I’ve debated creating this post for a while, thinking that it could come across as self-indulgent. But then I realized…whenever I see people “getting real” on social media, I applaud them for not painting some false perfect picture of their lives.
For several months, I have been dealing with some intense migraine-level headaches. I found out that these headaches were actually not migraines.
After reviewing some CT scan and lab results, it turns out…I have severe anemia, cysts in my sinuses, elevated liver enzymes, high blood pressure and high follicle stimulating hormones. According to my rheumatologist — the doctor who has helped me manage my fibromyalgia — I also have early signs of osteoarthritis.
In short, I am in pain, stressed, tired and going through menopausal symptoms at 32. The chemotherapy, radiation and bone marrow transplant that saved my life as a teenager (Hodgkin’s Lymphoma, 2000-2003) has affected the function of my reproductive organs.
I had been trying to minimize my physical pain. I thought this stuff was just “a mental thing.” I told myself to stop being lazy. After reviewing these recent test results, it’s no wonder that I have been having a hard time functioning through pain. This pain is valid.
Side note: folks, please don’t ever let society, doctors, peers, etc. tell you that your pain is “just mental.” If you have chronic pain, there is definitely something that needs to be checked out.
I am working with my ENT, gynecologist, rheumatologist, orthopedic doctor and primary care doctor to figure out what’s going on. In addition to dealing with these health issues, I’ve had plenty on my mind after losing someone very close to me.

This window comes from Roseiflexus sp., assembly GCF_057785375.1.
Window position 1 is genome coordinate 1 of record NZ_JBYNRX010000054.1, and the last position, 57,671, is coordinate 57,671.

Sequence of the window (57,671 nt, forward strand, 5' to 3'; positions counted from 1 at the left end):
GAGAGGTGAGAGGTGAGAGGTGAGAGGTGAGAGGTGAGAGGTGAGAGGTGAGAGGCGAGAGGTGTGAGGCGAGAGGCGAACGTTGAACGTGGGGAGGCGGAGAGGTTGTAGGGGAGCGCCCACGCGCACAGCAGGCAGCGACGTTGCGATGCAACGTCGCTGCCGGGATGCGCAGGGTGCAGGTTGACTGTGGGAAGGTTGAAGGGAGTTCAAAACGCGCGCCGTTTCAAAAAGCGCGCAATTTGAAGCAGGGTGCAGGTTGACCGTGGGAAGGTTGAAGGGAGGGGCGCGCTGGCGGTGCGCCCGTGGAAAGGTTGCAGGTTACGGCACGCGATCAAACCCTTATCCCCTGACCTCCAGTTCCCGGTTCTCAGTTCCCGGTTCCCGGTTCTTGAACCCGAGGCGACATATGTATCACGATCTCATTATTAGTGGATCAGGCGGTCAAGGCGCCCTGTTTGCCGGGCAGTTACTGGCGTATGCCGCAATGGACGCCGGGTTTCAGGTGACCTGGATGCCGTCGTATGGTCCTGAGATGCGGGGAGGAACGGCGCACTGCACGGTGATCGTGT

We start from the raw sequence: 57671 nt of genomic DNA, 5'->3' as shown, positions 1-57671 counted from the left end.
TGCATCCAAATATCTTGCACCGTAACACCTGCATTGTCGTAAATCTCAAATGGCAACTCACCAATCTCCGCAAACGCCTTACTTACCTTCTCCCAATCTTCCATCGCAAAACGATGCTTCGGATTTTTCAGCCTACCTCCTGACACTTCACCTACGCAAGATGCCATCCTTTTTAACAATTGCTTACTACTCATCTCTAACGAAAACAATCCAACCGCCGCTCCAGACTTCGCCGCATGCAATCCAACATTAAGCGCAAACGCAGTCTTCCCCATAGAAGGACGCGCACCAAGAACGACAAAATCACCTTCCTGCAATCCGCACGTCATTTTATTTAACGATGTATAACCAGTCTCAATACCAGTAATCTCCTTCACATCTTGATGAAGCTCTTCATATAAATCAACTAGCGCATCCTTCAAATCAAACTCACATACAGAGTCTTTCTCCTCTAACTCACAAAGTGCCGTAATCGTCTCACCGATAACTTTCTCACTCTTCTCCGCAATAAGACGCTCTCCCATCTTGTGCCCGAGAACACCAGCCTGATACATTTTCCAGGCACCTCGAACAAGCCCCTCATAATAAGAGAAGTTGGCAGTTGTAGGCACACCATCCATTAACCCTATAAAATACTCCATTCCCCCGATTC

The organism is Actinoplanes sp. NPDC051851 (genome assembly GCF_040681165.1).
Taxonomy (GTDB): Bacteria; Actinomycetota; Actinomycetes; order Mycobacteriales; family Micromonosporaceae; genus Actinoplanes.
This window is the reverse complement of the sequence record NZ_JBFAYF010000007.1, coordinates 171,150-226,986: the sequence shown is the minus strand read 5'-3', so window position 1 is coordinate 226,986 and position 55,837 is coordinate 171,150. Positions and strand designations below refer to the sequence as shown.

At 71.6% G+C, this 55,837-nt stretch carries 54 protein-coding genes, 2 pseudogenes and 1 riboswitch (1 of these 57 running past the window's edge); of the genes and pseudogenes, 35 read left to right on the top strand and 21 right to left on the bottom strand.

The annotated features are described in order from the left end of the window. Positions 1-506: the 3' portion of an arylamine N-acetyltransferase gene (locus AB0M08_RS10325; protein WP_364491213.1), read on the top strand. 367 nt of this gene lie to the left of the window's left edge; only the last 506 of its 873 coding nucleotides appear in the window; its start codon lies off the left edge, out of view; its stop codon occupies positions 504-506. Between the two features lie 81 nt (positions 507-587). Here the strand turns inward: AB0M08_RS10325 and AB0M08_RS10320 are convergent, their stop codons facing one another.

Last October, just one week after his 31st birthday, my former fiancé died unexpectedly.
This loss was a complex situation, because as “exes,” we still had a mutual respect for one another. The love didn’t go anywhere once the relationship ended. Both parties needed to focus on growing…independently from one another. Sure, we had a friendship, but to call him “a friend” almost seems insulting because for years, we had planned to spend our lives together.
To make things even more challenging, I had to temporarily put my mourning on hold, as I was applying for a promotion at work the following week. To be clear, I am really good at compartmentalizing my feelings. It’s letting myself process that is challenging for me. My self-judgment was telling me to stop being a baby and get over it. Once my professional life had calmed down, I had to remember to keep working on accepting this loss, rather than “stuffing” my feelings out of sight.
For the record, telling someone to “move on” or “get over it” is incredibly insulting. Please don’t do that.
What happens when we stuff our feelings? Outbursts. Anxiety. PTSD. I am not a doctor/psych expert, but we need to process these difficult situations in a healthy way in order to move forward. I go to counseling, practice mindfulness/meditation and take walks.
Every day, accepting this loss feels a little bit less painful. If I need to cry, I cry. If I need a nap, I take a nap. If I need to lay down with an ice pack on my face and unplug for a while, I do it without apology. We cannot serve others well, unless we can take care of ourselves first.
The point of this post isn’t to obtain unsolicited advice. I want to let people know that it’s OKAY to focus on self-care. There is no time limit on grieving. There is no “right way” to mourn. And if you are in pain, you have every right to (legally) do what you need to do to fix it.
Thank you to everyone who has been so supportive as I tackle this difficult time in my life.